Scottish Gaelic
Tha i brèagha an diugh, nach eil? (It’s fine today, isn’t it?)
Chaidh iad dhan taigh-òsta an-raoir, nagh deach? (They went to the pub last night, didn’t they?)
Bidh thu a’ dol a-mach a-màireach, nach bi? (You’ll go out tomorrow, won’t you?)

Welsh
Mae’n braf heddiw, on’d ydy? (It’s fine today, isn’t it?)
Mi aethon nhw nhw’n mynd i’r dafarn neithiwr, on’d wnaethon? (They went to the pub last night, didn’t they?)
Fyddet ti’n mynd allan yfory, on’ fyddet? (You’ll go out tomorrow, won’t you?)

I’m not sure about how tag questions work in Breton and Cornish.

In other languages things can be simpler:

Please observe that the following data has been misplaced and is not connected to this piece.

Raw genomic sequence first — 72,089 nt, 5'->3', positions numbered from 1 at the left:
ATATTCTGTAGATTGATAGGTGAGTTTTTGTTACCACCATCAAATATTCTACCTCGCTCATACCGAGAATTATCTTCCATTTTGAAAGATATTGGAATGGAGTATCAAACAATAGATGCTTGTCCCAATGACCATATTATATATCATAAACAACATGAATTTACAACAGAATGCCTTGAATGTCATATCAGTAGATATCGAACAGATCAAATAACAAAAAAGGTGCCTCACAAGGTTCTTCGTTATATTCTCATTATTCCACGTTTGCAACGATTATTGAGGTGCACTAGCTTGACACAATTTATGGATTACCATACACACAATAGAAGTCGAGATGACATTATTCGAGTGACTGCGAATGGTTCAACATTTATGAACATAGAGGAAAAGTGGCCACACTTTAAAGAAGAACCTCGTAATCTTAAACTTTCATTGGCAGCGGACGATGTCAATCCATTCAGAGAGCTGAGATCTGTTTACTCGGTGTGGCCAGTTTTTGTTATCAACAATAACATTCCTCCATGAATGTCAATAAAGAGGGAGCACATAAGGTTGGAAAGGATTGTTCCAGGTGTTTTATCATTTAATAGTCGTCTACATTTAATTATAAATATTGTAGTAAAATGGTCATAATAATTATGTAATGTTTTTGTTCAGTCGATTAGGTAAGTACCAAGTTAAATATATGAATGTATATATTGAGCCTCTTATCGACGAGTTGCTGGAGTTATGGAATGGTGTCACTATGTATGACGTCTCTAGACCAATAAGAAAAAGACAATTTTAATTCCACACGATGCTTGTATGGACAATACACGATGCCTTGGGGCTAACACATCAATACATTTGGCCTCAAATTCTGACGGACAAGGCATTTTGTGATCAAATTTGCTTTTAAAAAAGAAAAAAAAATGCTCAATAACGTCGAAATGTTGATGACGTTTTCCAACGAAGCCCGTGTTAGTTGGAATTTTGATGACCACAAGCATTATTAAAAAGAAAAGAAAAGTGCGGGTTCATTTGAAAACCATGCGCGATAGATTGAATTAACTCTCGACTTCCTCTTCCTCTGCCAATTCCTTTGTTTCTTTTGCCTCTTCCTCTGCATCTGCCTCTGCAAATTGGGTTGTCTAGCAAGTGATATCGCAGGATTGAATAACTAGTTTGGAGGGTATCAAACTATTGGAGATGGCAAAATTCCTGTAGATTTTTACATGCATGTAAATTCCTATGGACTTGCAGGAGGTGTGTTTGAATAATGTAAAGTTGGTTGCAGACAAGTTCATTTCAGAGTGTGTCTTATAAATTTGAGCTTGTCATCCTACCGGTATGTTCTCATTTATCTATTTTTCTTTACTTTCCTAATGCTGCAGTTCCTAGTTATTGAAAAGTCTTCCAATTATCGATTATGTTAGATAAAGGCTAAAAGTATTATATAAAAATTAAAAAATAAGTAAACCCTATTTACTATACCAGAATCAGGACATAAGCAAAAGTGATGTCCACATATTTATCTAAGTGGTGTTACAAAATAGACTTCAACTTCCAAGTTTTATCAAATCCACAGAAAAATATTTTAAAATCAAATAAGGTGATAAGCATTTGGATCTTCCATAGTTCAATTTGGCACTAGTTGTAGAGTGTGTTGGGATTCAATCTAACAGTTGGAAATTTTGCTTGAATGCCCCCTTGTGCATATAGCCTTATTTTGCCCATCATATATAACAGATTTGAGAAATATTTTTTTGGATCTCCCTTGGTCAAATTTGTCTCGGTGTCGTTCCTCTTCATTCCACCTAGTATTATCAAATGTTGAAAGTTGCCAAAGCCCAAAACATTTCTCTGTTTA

– Czech: že?
– French: n’est-ce pas? non?
– German: nicht wahr? nicht? oder?
– Italian: no? vero? (positive), non è vero? (negative)
– Polish: prawda? (positive), nieprawdaż? (negative)
– Russian: да? (da?)
– Spanish: ¿no? ¿verdad?

Can you provide other examples?

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This entry was posted in English, French, German, Grammar, Irish, Italian, Language, Manx, Polish, Russian, Scottish Gaelic, Spanish, Welsh.

15 Responses to Tag questions, innit!

  1. Drabkikker says:

    (Netherlands) Dutch uses hè?: Mooi hè? “Pretty, isn’t it?” “Jij was er gisteren niet hè?” “You weren’t there yesterday, were you?”, etc. The more formal version nietwaar? is equivalent to German nicht wahr?, but, unlike hè? can only be used as a tag to positive statements. The same goes for niet?, which is a more regional variety.